Earth has experienced a large number of impacts, from the cratering events that may have caused mass extinctions to the enormous impact believed to have formed the Moon. A new study examines whether our planet’s impact history is typical for Earth-like worlds.
N-Body ChallengesThe final stages of terrestrial planet formation are thought to be dominated by giant impacts of bodies in the protoplanetary disk. During this stage, protoplanets smash into one another and accrete, greatly influencing the growth, composition, and habitability of the final planets.
There are two major challenges when simulating this N-body planet formation. The first is fragmentation: since computational time scales as N^2, simulating lots of bodies that split into many more bodies is very computationally intensive. For this reason, fragmentation is usually ignored; simulations instead assume perfect accretion during collisions.The second challenge is that many-body systems are chaotic, which means it’s necessary to do a large number of simulations to make statistical statements about outcomes.
A team of scientists led by Elisa Quintana (NASA NPP Senior Fellow at the Ames Research Center) has recently pushed at these challenges by modeling inner-planet formation using a code that does include fragmentation. The team ran 140 simulations with and 140 without the effects of fragmentation — using similar initial conditions — to understand how including fragmentation affects the outcome.
Quintana and collaborators then used the fragmentation-inclusive simulations to examine the collisional histories of Earth-like planets that form. Their goal is to understand if our solar system’s formation and evolution is typical or unique.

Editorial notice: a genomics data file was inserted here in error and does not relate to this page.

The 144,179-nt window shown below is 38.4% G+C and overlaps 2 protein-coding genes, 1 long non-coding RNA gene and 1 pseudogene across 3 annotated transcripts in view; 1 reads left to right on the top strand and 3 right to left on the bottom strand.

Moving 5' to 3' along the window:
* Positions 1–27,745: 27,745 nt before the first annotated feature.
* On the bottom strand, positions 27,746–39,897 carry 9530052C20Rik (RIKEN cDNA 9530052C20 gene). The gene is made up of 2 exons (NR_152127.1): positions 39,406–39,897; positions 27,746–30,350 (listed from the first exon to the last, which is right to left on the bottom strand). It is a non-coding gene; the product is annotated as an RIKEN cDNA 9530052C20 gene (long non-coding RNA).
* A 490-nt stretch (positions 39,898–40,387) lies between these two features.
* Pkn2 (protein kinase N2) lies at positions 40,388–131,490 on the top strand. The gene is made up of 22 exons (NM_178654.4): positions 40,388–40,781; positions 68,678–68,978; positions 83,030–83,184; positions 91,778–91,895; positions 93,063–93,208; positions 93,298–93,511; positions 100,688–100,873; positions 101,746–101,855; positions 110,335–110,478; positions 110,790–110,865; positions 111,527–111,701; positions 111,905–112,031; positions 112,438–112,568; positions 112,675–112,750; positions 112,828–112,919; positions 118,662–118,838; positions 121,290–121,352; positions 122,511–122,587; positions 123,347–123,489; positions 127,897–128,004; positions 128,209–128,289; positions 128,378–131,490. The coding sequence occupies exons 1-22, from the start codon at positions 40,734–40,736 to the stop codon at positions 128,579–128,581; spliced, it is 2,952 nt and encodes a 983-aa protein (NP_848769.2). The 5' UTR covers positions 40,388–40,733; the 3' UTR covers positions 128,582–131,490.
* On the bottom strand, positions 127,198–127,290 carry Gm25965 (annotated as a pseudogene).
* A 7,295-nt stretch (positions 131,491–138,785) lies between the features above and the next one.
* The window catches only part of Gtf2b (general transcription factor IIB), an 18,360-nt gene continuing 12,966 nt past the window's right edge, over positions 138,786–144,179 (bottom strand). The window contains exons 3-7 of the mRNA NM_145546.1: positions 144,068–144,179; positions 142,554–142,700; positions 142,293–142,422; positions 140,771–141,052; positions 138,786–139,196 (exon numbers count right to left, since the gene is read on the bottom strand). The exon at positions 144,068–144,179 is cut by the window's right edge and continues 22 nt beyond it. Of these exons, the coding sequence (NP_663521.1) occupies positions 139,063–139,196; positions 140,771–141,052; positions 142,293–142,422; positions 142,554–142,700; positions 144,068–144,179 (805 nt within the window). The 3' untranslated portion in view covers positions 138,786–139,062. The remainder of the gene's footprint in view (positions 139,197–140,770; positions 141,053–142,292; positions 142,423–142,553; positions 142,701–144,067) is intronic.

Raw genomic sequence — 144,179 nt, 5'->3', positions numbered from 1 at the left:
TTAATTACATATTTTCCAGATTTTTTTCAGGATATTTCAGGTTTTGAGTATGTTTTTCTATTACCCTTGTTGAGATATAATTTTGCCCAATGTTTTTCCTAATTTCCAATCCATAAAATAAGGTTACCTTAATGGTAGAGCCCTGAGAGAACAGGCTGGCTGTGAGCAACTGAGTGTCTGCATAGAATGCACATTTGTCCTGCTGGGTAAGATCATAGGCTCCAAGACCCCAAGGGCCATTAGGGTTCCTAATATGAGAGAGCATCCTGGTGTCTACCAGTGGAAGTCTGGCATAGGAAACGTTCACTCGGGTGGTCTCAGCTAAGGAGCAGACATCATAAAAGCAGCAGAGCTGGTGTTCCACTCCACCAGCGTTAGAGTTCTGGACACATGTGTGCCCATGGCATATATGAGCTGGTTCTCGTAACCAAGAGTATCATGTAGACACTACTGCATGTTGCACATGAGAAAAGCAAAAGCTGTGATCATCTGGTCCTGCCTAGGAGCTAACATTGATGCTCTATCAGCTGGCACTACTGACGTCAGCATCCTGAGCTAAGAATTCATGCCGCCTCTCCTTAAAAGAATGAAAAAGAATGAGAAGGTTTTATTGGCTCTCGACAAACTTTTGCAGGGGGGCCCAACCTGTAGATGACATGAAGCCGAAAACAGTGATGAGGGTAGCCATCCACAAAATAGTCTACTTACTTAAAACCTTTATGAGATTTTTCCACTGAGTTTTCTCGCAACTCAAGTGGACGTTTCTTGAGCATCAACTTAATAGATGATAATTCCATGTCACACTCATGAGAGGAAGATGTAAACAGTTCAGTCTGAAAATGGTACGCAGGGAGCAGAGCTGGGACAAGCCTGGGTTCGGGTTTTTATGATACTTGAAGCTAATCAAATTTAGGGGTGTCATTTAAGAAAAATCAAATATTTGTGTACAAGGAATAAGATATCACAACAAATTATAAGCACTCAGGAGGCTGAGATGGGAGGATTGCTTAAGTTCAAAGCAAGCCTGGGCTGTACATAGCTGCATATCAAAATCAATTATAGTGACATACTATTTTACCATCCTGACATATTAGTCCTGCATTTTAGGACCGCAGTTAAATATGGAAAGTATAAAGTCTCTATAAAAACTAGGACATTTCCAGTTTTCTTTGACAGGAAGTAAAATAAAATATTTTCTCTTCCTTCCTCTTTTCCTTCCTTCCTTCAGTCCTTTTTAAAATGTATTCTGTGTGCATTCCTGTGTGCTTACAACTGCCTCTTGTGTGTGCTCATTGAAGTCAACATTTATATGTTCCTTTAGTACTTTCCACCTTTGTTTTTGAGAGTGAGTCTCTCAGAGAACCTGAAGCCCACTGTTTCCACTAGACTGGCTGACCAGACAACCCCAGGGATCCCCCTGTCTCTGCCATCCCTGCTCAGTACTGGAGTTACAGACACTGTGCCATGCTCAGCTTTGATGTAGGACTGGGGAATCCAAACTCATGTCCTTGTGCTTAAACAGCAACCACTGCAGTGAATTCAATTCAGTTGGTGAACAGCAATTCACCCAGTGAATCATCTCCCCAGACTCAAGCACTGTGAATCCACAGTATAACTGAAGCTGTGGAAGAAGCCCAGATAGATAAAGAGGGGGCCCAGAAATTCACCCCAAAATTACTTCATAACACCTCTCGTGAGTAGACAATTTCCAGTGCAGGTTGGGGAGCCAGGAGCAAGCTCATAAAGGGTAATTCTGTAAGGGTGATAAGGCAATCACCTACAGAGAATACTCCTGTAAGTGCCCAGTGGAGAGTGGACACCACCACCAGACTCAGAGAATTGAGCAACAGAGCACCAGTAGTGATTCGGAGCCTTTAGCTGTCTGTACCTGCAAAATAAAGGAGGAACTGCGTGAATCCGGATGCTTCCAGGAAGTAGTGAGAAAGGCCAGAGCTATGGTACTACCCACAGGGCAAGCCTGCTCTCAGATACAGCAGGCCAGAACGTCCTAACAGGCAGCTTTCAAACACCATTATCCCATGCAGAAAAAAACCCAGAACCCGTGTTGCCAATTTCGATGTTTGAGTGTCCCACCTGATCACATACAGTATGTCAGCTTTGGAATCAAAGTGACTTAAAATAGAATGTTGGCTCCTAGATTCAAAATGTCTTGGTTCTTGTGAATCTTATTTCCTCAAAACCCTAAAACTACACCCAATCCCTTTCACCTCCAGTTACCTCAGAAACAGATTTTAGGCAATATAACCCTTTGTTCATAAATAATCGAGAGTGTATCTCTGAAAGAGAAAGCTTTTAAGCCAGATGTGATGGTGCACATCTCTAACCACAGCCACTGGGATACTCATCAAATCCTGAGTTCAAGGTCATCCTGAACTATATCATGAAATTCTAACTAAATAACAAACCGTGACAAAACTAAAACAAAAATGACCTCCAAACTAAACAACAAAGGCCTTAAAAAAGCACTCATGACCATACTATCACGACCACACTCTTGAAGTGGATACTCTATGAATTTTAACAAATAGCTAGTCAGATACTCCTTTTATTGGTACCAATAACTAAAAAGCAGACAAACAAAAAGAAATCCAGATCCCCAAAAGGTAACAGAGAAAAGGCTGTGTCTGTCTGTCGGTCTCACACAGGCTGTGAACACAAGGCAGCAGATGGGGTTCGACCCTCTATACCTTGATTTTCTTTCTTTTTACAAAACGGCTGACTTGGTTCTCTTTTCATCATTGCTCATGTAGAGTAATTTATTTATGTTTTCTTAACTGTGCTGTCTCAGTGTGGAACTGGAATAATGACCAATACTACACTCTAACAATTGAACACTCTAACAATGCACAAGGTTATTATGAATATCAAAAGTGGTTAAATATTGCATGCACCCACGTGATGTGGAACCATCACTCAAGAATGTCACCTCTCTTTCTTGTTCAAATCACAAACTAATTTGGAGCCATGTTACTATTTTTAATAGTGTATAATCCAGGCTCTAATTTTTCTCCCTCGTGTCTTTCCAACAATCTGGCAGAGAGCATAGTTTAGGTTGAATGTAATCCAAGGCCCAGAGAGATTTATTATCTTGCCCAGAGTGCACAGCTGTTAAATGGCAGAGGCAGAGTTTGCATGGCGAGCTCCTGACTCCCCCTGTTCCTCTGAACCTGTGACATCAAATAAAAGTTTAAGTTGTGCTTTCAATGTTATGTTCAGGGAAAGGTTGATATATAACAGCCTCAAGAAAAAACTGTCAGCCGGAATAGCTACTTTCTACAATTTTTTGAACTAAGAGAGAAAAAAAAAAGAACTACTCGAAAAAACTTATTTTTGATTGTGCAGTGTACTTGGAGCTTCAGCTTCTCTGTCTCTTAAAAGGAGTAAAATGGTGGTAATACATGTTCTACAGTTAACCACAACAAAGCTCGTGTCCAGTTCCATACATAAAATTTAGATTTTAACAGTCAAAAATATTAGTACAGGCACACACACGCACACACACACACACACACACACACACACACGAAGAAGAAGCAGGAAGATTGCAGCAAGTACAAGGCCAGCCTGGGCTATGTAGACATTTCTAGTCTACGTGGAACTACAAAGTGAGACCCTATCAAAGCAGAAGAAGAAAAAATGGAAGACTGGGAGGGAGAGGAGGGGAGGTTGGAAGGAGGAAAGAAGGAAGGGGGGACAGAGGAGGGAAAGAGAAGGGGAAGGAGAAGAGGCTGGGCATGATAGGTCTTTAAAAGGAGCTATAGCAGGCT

How Common Are Giant Impacts?The authors find that including fragmentation does not affect the final number of planets that are formed in the simulation (an average of 3–4 in each system, consistent with our solar system’s terrestrial planet count). But when fragmentation is included, fewer collisions end in merger — which results in typical accretion timescales roughly doubling. So the effects of fragmentation influence the collisional history of the system and the length of time needed for the final system to form.
Examining the 164 Earth-analogs produced in the fragmentation-inclusive simulations, Quintana and collaborators find that impacts large enough to completely strip a planet’s atmosphere are rare; fewer than 1% of the Earth-like worlds experienced this.
But giant impacts that are able to strip ~50% of an Earth-analog’s atmosphere — roughly the energy of the giant impact thought to have formed our Moon — are more common. Almost all of the authors’ Earth-analogs experienced at least 1 giant impact of this size in the 2-Gyr simulation, and the average Earth-like world experienced ~3 such impacts.
These results suggest that our planet’s impact history — with the Moon-forming impact likely being the last giant impact Earth experienced — is fairly typical for Earth-like worlds. The outcomes also indicate that smaller impacts that are still potentially life-threatening are much more common than bulk atmospheric removal. Higher-resolution simulations could be used to examine such smaller impacts.
Elisa V. Quintana et al 2016 ApJ 821 126. doi:10.3847/0004-637X/821/2/126